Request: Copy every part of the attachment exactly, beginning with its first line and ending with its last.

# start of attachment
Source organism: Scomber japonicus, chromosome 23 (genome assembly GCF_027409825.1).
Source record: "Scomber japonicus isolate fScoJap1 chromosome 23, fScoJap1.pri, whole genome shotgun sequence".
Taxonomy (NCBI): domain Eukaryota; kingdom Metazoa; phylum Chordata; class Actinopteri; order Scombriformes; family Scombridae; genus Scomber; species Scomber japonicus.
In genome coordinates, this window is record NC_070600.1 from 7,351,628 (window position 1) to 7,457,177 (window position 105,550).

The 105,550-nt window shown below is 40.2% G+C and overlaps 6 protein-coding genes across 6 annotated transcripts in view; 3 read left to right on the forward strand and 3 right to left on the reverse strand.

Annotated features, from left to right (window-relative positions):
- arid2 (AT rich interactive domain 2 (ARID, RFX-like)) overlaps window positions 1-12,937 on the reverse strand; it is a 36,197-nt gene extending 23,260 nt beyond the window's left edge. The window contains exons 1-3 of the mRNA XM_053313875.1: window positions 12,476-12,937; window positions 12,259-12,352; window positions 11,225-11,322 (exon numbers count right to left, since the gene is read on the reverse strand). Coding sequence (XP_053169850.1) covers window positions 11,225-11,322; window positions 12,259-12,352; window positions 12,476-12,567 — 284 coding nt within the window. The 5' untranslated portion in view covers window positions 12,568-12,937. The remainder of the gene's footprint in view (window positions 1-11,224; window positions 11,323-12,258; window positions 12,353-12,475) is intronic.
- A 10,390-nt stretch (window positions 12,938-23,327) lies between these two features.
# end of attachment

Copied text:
Source organism: Scomber japonicus, chromosome 23 (genome assembly GCF_027409825.1).
Source record: "Scomber japonicus isolate fScoJap1 chromosome 23, fScoJap1.pri, whole genome shotgun sequence".
Taxonomy (NCBI): domain Eukaryota; kingdom Metazoa; phylum Chordata; class Actinopteri; order Scombriformes; family Scombridae; genus Scomber; species Scomber japonicus.
In genome coordinates, this window is record NC_070600.1 from 7,351,628 (window position 1) to 7,457,177 (window position 105,550).

The 105,550-nt window shown below is 40.2% G+C and overlaps 6 protein-coding genes across 6 annotated transcripts in view; 3 read left to right on the forward strand and 3 right to left on the reverse strand.

Annotated features, from left to right (window-relative positions):
- arid2 (AT rich interactive domain 2 (ARID, RFX-like)) overlaps window positions 1-12,937 on the reverse strand; it is a 36,197-nt gene extending 23,260 nt beyond the window's left edge. The window contains exons 1-3 of the mRNA XM_053313875.1: window positions 12,476-12,937; window positions 12,259-12,352; window positions 11,225-11,322 (exon numbers count right to left, since the gene is read on the reverse strand). Coding sequence (XP_053169850.1) covers window positions 11,225-11,322; window positions 12,259-12,352; window positions 12,476-12,567 — 284 coding nt within the window. The 5' untranslated portion in view covers window positions 12,568-12,937. The remainder of the gene's footprint in view (window positions 1-11,224; window positions 11,323-12,258; window positions 12,353-12,475) is intronic.
- A 10,390-nt stretch (window positions 12,938-23,327) lies between these two features.